Think of it this way.  Last year at this time, inventory (the number of active listings on MLS®) stood at approximately one month of sales.  So, on average, every home on the market was selling within a month or less, with multiple offers driving up the price paid due to the scarcity of supply.  Now that inventory is closer to 3 months supply, what this means is that 1 out of every 3 houses on average is selling within the month, and price is no longer being dictated by the frenzy we saw when homes were in such short supply.  So it makes sense to see that sales are about a third lower in September 2017 than they were in September of last year.  All of this is happening against a backdrop where average prices are still increasing, albeit at a lower rate than we saw during the run up.  The average selling price of a home in the GTA in September 2017 was $775,546 – up 2.6 per cent compared to September 2016.

However, the exception continues to be the condominium apartment market segment, where average prices were up on average by 23 per cent compared to last year. TREB reported in September that “tighter market conditions for condominium apartments follows consumer polling results from the spring that pointed toward a shift to condos in terms of buyer intentions”. In fact, condos accounted for almost 30 per cent of all MLS home sales across the GTA during the month of September, whereas detached homes – the most expensive market segment on average - accounted for a smaller share of overall transactions this year compared to last.

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A SEPTEMBER TO REMEMBER!

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A SEPTEMBER TO REMEMBER!

2017 TERRY FOX RUN WAS A HUGE SUCCESS

HIGH PARK, SEPTEMBER 17, 2017


From the bottom of my heart, I want to thank you for your participation! I know you all lead busy lives but yet you took the time to make a difference and it means the world to me. Our goal this year was to raise $15,000 towards this worthy cause and we surpassed our expectations.

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As a Team, this year we raised $17,423 and the donations are still coming.

The High Park Run raised $109,130

The Terry Fox Run as a whole raised $3,675,624 this year and counting..

To date LUBA BELEY TEAM raised $75,544.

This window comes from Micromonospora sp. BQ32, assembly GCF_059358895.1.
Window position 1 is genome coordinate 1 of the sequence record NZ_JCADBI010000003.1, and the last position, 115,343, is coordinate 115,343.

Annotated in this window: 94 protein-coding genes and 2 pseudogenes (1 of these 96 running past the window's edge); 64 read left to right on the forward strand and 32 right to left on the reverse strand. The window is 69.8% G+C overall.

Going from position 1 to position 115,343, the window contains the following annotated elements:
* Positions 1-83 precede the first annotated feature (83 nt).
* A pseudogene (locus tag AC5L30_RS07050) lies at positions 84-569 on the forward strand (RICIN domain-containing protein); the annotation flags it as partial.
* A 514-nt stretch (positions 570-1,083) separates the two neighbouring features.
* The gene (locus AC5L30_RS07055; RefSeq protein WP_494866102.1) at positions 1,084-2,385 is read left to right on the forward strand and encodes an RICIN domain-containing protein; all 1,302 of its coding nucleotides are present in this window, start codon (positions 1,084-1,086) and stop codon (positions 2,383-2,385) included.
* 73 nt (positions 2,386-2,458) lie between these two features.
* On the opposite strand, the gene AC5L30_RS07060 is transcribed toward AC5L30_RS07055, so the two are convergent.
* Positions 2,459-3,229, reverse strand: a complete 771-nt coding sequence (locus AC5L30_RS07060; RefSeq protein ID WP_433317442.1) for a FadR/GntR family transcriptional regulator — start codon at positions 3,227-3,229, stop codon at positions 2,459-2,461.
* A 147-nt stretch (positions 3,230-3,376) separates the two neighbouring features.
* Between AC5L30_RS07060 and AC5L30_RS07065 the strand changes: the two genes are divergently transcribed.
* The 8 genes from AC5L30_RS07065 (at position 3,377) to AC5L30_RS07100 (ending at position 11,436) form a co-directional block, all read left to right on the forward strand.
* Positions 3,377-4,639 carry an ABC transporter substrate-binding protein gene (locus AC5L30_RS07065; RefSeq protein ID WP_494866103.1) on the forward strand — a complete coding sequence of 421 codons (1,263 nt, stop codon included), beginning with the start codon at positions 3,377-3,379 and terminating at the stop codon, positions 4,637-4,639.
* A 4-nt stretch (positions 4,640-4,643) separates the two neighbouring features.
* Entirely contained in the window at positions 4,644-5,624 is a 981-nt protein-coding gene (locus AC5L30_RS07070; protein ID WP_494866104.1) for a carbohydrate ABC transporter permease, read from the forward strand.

Thanks to your generosity, cancer research in Canada continues to forge discoveries that Terry could only have dreamed about. None of this would be possible without you. 

WE LOVE TERRY!

Terry Fox is truly my Canadian hero who so positively touched lives of so many people. Terry was only 18 when doctors amputated his right leg 15 cm above the knee and not long after losing his leg to cancer, Fox decided to run across Canada to raise awareness and money for cancer research. He ran from St. John’s, Newfoundland, to Thunder Bay, Ontario, covering 5,373 km in 143 days, but was forced to halt his Marathon of Hope when cancer invaded his lungs. He died shortly before his 23rd birthday.

The courage and determination of this young man have inspired millions of people around the world and we are so proud and happy to keep embracing Terry's legacy.
In 1981, Terry said, "Even if I don't finish, we need others to continue. It's got to keep going without me." Every day we are moving closer to his inspiring dream: a world free of cancer.

THANK YOU FOR YOUR DONATION & YOUR PARTICIPATION!

Here are some photos from our 2016 & 2017 High Park Terry Fox Run


TORONTO UKRAINIAN FESTIVAL

BLOOR WEST VILLAGE

SEPTEMBER 15 - 17, 2017

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Did you know that Toronto Ukrainian Festival was celebrating its 21st year in the Bloor West Village this year? Today it is the largest Ukrainian Festival in North America.

The Festival's organizers describe its vision "Is to offer the largest celebration of Ukrainian spirit in the world – showcasing the best of Ukrainian arts and culture and thereby strengthening the multicultural fabric of Canada. The Festival takes pride in turning its spotlight on contemporary professional and amateur artists and performers from North America and Ukraine, and in celebration of Toronto’s diversity, invites a local performing group representing another culture to bring its talents to the main stage each year. Throughout its history, the Festival has hosted prime ministers and other politicians from all levels of government."